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Pawleys Island: Parking grows scarce earlier each season

By Charles Swenson
Coastal Observer

Memorial Day on Pawleys Island.

Chance of rain: 30 percent.

Chance of finding a parking spot: slim to none.

“This is as busy as I’ve ever seen it,” Police Chief Guy Osborne said, eyeing the line of cars parked along Myrtle Avenue between Town Hall and First Street.

Even before the official start of the tourist season there were three days when every parking spot on the island was filled. That included the marked spaces, such as the 80 at the south end parking lot. It included the roadsides, such as the south end cul-de-sac on Atlantic Avenue where someone had moved a wood trash can rack to be able to squeeze another car onto the shoulder.

“I think Memorial Day, the Saturday of Memorial Day weekend, is busier than the Fourth of July,” Cpl. Matt Elliott said.

And yet, by mid afternoon Monday, police had written just 14 parking tickets, Sgt. Clay Naar said.

“There are a lot of cars,” he said, but added “they were very good down on the south end.”

The press of cars and the occasional dispute over who had dibs on parking spots led the town to put a part-time officer at the county-owned parking lot a few years ago.

With the south end full, beachgoers have shifted their attention to the north end. Parking along Myrtle Avenue near Town Hall is a recent trend, Elliott said.

Osborne credits the lack of incidents to the town’s decision to maintain funding for the police department at five full-time and four part-time officers. That was enough to provide 24-hour patrols and make sure that at the busiest times police maintain visibility on the three-and-a-half mile long island.

“Pro-active policing,” Osborne called it.

Memorial Day weekend is traditionally a time for homeowners to spend time on the island before renting their homes to summer vacationers who will arrive as soon as their children are out of school. Empty rental houses meant there wasn’t the volume of traffic on the roads – or the number of walkers, joggers and cyclists – but there was a steady stream of cars and trucks circling in search of a parking space.

Elliott was on patrol Saturday. Lisa Orr was on duty at the south end. Tracie Milligan, another part-time officer, was making rounds on a four-wheeler.

The law requires vehicles parked on the roadside to have all four tires off the pavement. “Most of them are making an effort,” Elliott said on a ride down Atlantic Avenue.

One Honda that didn’t got a ticket from Milligan.

A man watching an oceanfront house for his son flagged Elliott down to let him know someone driving an SUV had parked at the house without permission. Elliott said he would keep and eye out.

A Georgetown man carrying a surfboard walked by and loaded it into a minivan. When the van wouldn’t start he asked Elliott for a jump-start.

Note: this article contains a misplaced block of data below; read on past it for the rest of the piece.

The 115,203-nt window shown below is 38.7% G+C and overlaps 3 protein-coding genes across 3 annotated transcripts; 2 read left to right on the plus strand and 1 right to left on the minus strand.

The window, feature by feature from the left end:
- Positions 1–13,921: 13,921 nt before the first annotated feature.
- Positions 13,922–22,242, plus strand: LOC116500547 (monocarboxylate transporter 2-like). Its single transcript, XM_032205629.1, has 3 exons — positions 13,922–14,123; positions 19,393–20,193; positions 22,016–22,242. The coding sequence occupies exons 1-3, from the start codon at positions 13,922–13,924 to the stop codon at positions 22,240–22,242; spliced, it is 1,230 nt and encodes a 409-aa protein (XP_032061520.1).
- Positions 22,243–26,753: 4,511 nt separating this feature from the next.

“I like the public service part of the job,” Elliott said.

After a couple of minutes the minivan only gave an anemic sputter. Maybe they could try Elliott’s jumper cables, the man suggested. “Mine are kind of worn,” he said.

The police-issue cables put new life into the 4-year-old battery, the man drove off and another parking spot opened.

Elliott was back on the beach on Memorial Day, but this time for an afternoon with his family. He said he usually finds a spot to park on the north end.

Cpl. Mike Fanning took over patrol duties from Naar. He quickly spotted a van with a boat trailer with two wheels well out into the pavement on Third Street. He pulled over and discovered that was the one ticket Naar wrote on the early shift.

On Atlantic Avenue near First Street, Fanning spotted a pickup that was parked well off the pavement. He had written the driver a ticket the day before. Another pickup was parked in front of a fire hydrant. “That’s my pet peeve,” Fanning said.

People regularly stop officers to ask about parking rules. Fanning said one woman asked him to back her car out of a space on Hazard Street because she had never driven in reverse before.

“Ma’am, we don’t do that,” he told her.

On a drive through the south end parking lot, Fanning stopped to check the handicapped parking permits in two cars. One was current with a photo ID. The other was older with dates written in by hand. The driver said the permit was for his father, who was on the beach, but he didn’t hang around.

On his next trip through, a woman with an oxygen tank and a walker was getting out of a van in the same spot.

Along Springs Avenue, the only road to the south end access, Fanning stopped to tell a landscaper he couldn’t park his truck in the road while mowing the grass. “We give them some slack in the off-season,” he said.

As people began to head home for the day, Fanning pulled over on Myrtle Avenue near the South Causeway and set up his traffic radar. A steady stream of cars came around the corner by the old Tip Top Inn: 24, 23, 26, 21 … All in a 25 mph zone. The only break in the routine was a pickup truck that clocked in at 15 mph with two cars following closely.

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